Rising Cost of Essentials Slams Poor Families

Prices of "core" items are rising twice as fast as wages

By Jim O'Neill,  Newser User

Posted Mar 21, 2008 1:35 PM CDT

(Newser) – The rising price of essentials and sluggish growth in wages mean that inflation is hitting low- to middle-income families hardest, the Washington Post reports. Americans are paying 9.2% more for staples—groceries, gas, health care, etc.— than they did in 2006, nearly twice the pace of the growth in wages. Prices for luxury items—restaurant meals, new cars, etc.—are also rising, but not nearly as fast.

"The idea that you can understand the kind of budget constraints that middle-class families face by looking at overall inflation is wrong," said one economist. "You have to look at the core items a middle-class family buys." A family earning $45,000 is spending an average of $253 more on groceries per year, $378 more on gas, $204 on health care, and $38 to heat their home.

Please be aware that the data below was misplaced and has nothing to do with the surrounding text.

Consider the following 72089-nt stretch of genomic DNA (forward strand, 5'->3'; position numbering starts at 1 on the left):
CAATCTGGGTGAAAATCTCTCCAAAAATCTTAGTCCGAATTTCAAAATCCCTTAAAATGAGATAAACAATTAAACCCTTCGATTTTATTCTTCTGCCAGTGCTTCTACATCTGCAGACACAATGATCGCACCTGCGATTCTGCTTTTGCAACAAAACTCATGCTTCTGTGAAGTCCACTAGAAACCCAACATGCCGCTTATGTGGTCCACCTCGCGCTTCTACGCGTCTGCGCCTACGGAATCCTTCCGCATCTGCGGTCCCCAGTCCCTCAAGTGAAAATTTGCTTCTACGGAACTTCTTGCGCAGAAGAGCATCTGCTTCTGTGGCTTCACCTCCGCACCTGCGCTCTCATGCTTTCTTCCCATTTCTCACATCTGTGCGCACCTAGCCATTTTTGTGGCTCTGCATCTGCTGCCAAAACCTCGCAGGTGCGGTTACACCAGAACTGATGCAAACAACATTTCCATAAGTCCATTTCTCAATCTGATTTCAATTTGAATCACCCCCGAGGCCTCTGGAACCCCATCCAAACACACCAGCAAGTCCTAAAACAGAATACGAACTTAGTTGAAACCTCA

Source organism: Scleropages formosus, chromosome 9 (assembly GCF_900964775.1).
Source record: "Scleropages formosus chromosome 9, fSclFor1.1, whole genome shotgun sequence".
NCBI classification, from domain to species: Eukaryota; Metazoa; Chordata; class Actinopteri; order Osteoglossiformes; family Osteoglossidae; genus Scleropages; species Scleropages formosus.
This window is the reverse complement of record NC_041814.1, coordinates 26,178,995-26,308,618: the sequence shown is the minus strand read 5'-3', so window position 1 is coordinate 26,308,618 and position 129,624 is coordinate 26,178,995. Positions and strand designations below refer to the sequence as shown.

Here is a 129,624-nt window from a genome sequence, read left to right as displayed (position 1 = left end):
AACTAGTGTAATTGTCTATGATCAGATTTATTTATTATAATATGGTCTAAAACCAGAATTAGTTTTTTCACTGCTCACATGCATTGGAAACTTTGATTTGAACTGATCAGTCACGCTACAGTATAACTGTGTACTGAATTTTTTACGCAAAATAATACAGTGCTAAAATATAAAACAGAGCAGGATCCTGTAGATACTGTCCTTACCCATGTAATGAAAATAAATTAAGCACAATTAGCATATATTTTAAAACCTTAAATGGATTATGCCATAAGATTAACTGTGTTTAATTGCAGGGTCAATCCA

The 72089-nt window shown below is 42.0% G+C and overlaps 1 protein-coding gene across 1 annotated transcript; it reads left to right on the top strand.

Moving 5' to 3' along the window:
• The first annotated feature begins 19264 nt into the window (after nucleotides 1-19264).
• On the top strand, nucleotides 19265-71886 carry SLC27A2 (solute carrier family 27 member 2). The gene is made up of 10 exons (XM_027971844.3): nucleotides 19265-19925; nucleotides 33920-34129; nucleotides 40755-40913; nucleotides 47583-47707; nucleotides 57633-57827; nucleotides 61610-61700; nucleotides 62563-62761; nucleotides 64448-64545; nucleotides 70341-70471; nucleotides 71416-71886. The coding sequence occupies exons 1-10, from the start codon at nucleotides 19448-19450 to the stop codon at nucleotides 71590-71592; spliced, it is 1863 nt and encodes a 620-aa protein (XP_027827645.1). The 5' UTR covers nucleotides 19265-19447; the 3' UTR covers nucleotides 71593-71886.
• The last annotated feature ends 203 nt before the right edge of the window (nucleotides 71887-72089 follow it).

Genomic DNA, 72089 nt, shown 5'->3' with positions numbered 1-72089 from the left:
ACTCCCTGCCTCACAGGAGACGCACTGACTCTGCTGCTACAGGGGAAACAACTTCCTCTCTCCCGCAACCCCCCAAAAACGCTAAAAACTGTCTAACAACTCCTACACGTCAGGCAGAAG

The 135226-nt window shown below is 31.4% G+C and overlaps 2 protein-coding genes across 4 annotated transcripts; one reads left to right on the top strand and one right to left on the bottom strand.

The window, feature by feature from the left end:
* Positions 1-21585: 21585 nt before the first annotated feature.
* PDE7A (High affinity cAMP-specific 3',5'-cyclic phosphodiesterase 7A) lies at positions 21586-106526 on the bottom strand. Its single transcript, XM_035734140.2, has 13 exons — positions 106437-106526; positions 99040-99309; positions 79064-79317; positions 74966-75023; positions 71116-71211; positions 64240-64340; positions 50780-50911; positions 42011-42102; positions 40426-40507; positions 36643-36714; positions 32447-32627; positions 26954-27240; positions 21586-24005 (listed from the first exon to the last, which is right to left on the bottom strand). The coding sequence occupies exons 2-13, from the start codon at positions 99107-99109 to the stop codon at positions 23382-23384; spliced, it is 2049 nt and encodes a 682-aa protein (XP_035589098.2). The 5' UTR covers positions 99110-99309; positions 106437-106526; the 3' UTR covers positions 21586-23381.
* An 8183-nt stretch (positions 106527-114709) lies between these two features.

High gas prices are seen posted at a Shell gas station in Menlo Park, Calif.   (AP Photo/Paul Sakuma)
Graphic shows gas prices by state, compares national and California prices and national gas demand.   (AP Photo)
A man walks past a sign advertising gasoline prices Monday, March 10, 2008, in San Mateo, Calif.   (AP Photo/Ben Margot)
Food prices are rising faster than wages, pinching consumers.   (AP Photo/San Francisco Chronicle, Kim Komenich)
« Prev« Prev | Next »Next » Slideshow
To report an error on this story, notify our editors.

Other Sites We Like:   The Street   |   MSN Living   |   PopSugar Tech   |   RealClear   |   24/7 Wall St.   |   Biography   |   Barstool Sports   |   OK!